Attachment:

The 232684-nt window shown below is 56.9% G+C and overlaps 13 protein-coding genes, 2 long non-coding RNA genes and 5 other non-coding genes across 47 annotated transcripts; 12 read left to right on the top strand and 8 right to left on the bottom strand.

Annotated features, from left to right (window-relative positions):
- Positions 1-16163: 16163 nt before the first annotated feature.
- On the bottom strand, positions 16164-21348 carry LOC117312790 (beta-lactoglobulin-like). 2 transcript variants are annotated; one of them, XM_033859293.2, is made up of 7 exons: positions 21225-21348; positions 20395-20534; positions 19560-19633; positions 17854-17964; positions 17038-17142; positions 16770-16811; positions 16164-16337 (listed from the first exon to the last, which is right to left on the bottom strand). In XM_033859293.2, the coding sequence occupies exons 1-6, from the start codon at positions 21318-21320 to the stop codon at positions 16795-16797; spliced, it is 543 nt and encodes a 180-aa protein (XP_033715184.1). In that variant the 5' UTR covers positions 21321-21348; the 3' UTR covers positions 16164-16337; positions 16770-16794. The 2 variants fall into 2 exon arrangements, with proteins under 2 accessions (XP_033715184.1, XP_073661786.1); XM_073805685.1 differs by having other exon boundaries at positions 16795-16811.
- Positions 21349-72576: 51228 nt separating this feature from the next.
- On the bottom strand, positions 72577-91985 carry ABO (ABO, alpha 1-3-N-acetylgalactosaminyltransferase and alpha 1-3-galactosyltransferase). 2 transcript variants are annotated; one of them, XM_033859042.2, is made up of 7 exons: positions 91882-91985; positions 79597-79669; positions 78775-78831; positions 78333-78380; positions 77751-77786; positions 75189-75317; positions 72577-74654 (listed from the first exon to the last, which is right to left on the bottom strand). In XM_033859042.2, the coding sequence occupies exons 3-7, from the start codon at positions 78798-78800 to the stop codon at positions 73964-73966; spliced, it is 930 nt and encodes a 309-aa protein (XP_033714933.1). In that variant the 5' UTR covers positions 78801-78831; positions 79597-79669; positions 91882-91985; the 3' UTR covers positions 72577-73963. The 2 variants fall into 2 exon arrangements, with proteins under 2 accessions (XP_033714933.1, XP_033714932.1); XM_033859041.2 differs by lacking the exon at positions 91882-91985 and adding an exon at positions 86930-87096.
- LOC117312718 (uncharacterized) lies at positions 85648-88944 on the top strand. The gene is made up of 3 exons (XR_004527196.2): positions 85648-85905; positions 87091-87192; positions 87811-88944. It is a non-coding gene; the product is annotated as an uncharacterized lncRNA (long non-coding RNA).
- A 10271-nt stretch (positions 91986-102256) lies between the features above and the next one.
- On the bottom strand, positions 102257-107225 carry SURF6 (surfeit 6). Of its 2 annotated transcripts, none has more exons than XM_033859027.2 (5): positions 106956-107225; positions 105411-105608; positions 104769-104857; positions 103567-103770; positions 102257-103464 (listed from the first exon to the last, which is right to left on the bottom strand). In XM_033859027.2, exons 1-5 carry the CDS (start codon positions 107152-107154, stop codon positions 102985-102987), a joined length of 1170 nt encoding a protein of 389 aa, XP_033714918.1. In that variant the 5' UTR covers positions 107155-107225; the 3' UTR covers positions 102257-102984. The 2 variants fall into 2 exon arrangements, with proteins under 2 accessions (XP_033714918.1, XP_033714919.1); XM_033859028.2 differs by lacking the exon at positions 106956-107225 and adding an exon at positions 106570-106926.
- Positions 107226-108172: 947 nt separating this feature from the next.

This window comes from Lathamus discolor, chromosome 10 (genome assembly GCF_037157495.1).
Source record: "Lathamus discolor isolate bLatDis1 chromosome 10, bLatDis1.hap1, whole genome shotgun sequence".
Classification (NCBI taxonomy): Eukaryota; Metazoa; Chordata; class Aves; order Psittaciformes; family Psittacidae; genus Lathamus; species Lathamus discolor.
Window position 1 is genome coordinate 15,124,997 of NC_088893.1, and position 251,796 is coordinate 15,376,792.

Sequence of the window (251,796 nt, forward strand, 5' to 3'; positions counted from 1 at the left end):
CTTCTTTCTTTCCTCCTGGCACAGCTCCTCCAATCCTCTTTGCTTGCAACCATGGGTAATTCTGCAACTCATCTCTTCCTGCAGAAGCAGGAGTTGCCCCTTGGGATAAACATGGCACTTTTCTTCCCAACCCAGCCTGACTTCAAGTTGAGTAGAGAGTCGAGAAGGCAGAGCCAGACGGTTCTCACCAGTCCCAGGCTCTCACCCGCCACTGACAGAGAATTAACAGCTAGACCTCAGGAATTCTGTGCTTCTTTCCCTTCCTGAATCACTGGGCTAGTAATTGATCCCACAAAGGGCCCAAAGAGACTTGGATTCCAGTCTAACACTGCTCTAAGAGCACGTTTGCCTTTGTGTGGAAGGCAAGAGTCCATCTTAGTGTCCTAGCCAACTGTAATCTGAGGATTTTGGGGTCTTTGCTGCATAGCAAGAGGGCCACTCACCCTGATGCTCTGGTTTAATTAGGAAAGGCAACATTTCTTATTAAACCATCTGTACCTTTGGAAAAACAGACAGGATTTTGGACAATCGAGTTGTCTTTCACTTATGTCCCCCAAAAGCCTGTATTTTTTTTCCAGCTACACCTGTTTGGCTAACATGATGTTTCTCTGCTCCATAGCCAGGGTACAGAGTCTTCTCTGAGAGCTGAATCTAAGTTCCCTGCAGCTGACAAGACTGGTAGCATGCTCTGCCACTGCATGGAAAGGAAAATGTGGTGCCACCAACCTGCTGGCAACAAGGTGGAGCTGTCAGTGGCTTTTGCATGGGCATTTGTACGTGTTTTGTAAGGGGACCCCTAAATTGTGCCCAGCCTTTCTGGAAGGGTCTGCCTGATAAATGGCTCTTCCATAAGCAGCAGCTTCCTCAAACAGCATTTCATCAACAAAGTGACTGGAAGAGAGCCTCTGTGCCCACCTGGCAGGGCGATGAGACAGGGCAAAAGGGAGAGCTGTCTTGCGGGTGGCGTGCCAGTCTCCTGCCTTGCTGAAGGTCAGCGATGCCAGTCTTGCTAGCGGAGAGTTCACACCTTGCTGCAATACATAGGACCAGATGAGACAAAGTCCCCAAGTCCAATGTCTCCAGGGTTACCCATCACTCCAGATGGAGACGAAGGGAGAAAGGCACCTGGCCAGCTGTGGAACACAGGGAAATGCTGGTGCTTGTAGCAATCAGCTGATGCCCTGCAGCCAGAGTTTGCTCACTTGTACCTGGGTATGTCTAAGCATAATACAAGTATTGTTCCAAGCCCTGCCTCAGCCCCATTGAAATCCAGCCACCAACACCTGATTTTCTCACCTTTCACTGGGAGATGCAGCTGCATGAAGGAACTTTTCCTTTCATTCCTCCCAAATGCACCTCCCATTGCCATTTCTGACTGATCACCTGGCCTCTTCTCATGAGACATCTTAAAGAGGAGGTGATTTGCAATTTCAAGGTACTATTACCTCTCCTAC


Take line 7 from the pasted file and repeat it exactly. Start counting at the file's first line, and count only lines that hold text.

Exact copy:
- LOC117312718 (uncharacterized) lies at positions 85648-88944 on the top strand. The gene is made up of 3 exons (XR_004527196.2): positions 85648-85905; positions 87091-87192; positions 87811-88944. It is a non-coding gene; the product is annotated as an uncharacterized lncRNA (long non-coding RNA).